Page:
Archive for January, 2009
Michael Vick has had a busy week as he launched a lawsuit against his financial advisors seeking $2 million. Given that there have been many reports of Vick spending upwards of $900 thousand dollars in cash in the time period shortly before going to prison, there is probably no surprise in the concept that some of his financial advisors or accountants may have taken him for a bit of a ride. When a person is engaged in illegal activity (like dog fight gambling and other activities) it is all too likely that they will not have a strong focus on their other financial interests and this opens the doors for financial advisors, managers and more to take a piece of the pie.
Vick also came into the news surrounding conversations that his former coach Dan Reeves working for Mike Singletary in San Francisco might make the crazy decision of bringing Vick into the San Francisco NFL fold. On many levels, that would appear to be a non-starter as Singletary has an exemplary history of not tolerating discipline problems, nor suffering fools. Plus, the fans of San Francisco might just prove to be the most hostile crowd ever to face off against a person that ran a dog fighting ring.
Finally, PETA has withdrawn an offer to have Michael Vick on a public service announcement after they learned that Vick was trying to leverage the spot for public relations reason in order to further his goals of re-entering the NFL. We don’t regularly agree with PETA here, but we do agree with their stance
The organization said an agreement was reached with Vick’s representatives to shoot the spot, but that Vick’s lawyers sought assurance from PETA that the group would support his return to the N.F.L. “Saying sorry and getting his ball back after being caught enjoying killing dogs in hideously cruel ways for many years doesn’t cut it,” said Ingrid E. Newkirk, the president of PETA.
Especially from the perspective that returning to the NFL enables Vick to re-enter a lifestyle that promoted this problem in the first place. You might as well send a cocaine addict off to Columbia to work in the fields as a missionary.
If we work hard to look for a silver lining that has come out of the Michael Vick dog fighting scandal and related crimes, it can easily be identified as all of the dogs that were saved. Conventional wisdom before Michael Vick’s dogs were saved, held that Pitt Bulls could not be re-trained to be good and ‘safe’ pets after they had been trained to fight. In most cases where dogs were seized from property where they had been trained to fight, they were typically killed.
The dogs that were rescued from Michael Vick have in many cases been retrained and conditioned and are now living happily with real families.
Now, your average family that has a dog will not necessarily be likely to experience these extreme conditions with a pit. However, many families with pets also tend to hold to the conventional wisdom that their current pet at whatever age they may be might just be set in their ways. Just because a dog is 4 or 8 or 10 even, it doesn’t mean that they too can’t be trained.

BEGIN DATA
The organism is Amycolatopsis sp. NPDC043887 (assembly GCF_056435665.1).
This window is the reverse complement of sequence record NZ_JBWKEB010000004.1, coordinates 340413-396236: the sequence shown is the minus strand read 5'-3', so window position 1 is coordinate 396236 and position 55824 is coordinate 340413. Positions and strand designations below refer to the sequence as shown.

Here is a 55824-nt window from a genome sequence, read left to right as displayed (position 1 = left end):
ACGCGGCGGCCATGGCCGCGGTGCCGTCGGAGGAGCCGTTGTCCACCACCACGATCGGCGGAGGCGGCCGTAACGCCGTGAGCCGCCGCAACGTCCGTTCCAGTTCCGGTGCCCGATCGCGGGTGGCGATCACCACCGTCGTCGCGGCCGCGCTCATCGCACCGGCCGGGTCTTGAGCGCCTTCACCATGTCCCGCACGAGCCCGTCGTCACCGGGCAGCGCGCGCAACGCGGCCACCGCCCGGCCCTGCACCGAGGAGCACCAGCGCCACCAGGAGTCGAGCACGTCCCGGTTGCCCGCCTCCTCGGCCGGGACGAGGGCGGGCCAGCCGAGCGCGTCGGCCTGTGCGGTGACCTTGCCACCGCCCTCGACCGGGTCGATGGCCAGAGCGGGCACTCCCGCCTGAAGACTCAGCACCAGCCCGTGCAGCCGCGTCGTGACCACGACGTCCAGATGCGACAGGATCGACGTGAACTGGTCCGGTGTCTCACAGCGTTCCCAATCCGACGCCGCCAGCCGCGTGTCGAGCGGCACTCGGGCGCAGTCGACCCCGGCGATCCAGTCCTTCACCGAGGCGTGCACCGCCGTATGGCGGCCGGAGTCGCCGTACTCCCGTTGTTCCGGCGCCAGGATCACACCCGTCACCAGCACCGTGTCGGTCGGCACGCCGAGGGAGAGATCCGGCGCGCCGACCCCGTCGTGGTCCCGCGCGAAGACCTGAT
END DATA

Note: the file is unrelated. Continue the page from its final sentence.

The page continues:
It is often the pet owner that is preventing the training because they hold to that incorrect conventional wisdom that old dogs can’t learn new tricks, when in fact the old dog may never get a chance to learn because the owners are not giving them a chance.
In reality dogs of all ages can be trained and retrained. Regardless of whether a pup is sent for initial puppy training, or an older dog attends dog obedience school, it is possible to train and re-train that pooch!
Now, I do not write this standing on a sanctimonious pedestal. I own three dogs. One of those dogs has developed and re-enforced a very bad barking habit. For quite some time she barked incessantly for no reason. We moved a couple years back and our new home is located near water. We get a lot of wild geese and ducks coming into our yard and they tend to make a mess everywhere, getting onto our porch, decks, sidewalks, cars, and roofs.
We taught our dog to bark and keep the geese and ducks herded out of and away from these areas. The fowl have now been trained and they don’t set foot in our yard mostly.
Unfortunately for our barking dog, her mission in life is now without a purpose. So she has repurposed her training and now barks to little effect at the birds in the distance. The birds do not move and she does not stop barking.
Things are getting to the point where we need to consider some more in depth training that surpasses our own abilities, because we essentially need to reverse some general training that we instigated and also curb something that was previously a bad habit.
I came across a group that offers dog training Toronto. They also have franchises all around North America for that matter. They specialize in training dogs in their homes or yards. For our dog, it would do little good to train her not to bark in obedience school because the stimulus for her barking exists in our yard and not in a ‘school’ environment. That’s when you really need an expert to come and visit and help with the conditioning.
For many people, they might attend the quick weekend sessions at the local strip mall with a pet store located there. Those training sessions are usually more about training the pet owners and less about training the actual canine. For what we need, we need the dog to be trained and we might need some re-conditioning ourselves. Fortunately for us, and for people around the country, thanks to the tragedies surrounding Michael Vick’s dogs, the dogs that survived have helped to show people that old dogs can learn new tricks, even in the most extreme circumstances.